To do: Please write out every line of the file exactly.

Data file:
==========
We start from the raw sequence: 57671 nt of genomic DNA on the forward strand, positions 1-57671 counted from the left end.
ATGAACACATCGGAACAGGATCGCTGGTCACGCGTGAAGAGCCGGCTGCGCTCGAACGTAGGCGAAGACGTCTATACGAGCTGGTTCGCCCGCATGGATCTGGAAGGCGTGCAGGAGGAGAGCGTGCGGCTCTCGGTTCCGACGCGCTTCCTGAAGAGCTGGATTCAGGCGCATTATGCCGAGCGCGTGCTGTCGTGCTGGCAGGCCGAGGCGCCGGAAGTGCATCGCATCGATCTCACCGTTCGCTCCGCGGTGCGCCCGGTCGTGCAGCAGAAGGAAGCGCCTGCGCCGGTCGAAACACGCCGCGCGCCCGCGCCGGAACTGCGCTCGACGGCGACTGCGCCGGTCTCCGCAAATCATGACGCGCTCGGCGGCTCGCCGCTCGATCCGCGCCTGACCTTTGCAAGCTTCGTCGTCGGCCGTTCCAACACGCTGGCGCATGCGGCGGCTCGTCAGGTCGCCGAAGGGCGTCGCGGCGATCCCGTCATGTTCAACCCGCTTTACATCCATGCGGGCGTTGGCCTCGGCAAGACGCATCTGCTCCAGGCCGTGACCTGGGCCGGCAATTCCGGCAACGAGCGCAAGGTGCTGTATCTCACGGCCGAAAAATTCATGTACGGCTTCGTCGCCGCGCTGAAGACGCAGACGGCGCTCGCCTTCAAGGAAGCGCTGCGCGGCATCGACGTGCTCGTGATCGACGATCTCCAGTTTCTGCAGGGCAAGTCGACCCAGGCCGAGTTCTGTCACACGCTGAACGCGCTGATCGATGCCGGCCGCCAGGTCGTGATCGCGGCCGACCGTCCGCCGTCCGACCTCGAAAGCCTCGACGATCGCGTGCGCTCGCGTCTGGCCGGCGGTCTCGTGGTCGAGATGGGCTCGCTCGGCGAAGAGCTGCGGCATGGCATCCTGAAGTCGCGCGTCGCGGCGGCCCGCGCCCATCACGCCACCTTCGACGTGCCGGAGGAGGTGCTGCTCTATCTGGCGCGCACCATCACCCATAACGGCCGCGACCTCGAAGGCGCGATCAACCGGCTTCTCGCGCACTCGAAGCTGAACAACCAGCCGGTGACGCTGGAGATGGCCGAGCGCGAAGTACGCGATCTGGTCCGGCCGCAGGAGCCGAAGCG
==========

We start from the raw sequence: 57671 nt of genomic DNA on the forward strand, positions 1-57671 counted from the left end.
ATGAACACATCGGAACAGGATCGCTGGTCACGCGTGAAGAGCCGGCTGCGCTCGAACGTAGGCGAAGACGTCTATACGAGCTGGTTCGCCCGCATGGATCTGGAAGGCGTGCAGGAGGAGAGCGTGCGGCTCTCGGTTCCGACGCGCTTCCTGAAGAGCTGGATTCAGGCGCATTATGCCGAGCGCGTGCTGTCGTGCTGGCAGGCCGAGGCGCCGGAAGTGCATCGCATCGATCTCACCGTTCGCTCCGCGGTGCGCCCGGTCGTGCAGCAGAAGGAAGCGCCTGCGCCGGTCGAAACACGCCGCGCGCCCGCGCCGGAACTGCGCTCGACGGCGACTGCGCCGGTCTCCGCAAATCATGACGCGCTCGGCGGCTCGCCGCTCGATCCGCGCCTGACCTTTGCAAGCTTCGTCGTCGGCCGTTCCAACACGCTGGCGCATGCGGCGGCTCGTCAGGTCGCCGAAGGGCGTCGCGGCGATCCCGTCATGTTCAACCCGCTTTACATCCATGCGGGCGTTGGCCTCGGCAAGACGCATCTGCTCCAGGCCGTGACCTGGGCCGGCAATTCCGGCAACGAGCGCAAGGTGCTGTATCTCACGGCCGAAAAATTCATGTACGGCTTCGTCGCCGCGCTGAAGACGCAGACGGCGCTCGCCTTCAAGGAAGCGCTGCGCGGCATCGACGTGCTCGTGATCGACGATCTCCAGTTTCTGCAGGGCAAGTCGACCCAGGCCGAGTTCTGTCACACGCTGAACGCGCTGATCGATGCCGGCCGCCAGGTCGTGATCGCGGCCGACCGTCCGCCGTCCGACCTCGAAAGCCTCGACGATCGCGTGCGCTCGCGTCTGGCCGGCGGTCTCGTGGTCGAGATGGGCTCGCTCGGCGAAGAGCTGCGGCATGGCATCCTGAAGTCGCGCGTCGCGGCGGCCCGCGCCCATCACGCCACCTTCGACGTGCCGGAGGAGGTGCTGCTCTATCTGGCGCGCACCATCACCCATAACGGCCGCGACCTCGAAGGCGCGATCAACCGGCTTCTCGCGCACTCGAAGCTGAACAACCAGCCGGTGACGCTGGAGATGGCCGAGCGCGAAGTACGCGATCTGGTCCGGCCGCAGGAGCCGAAGCG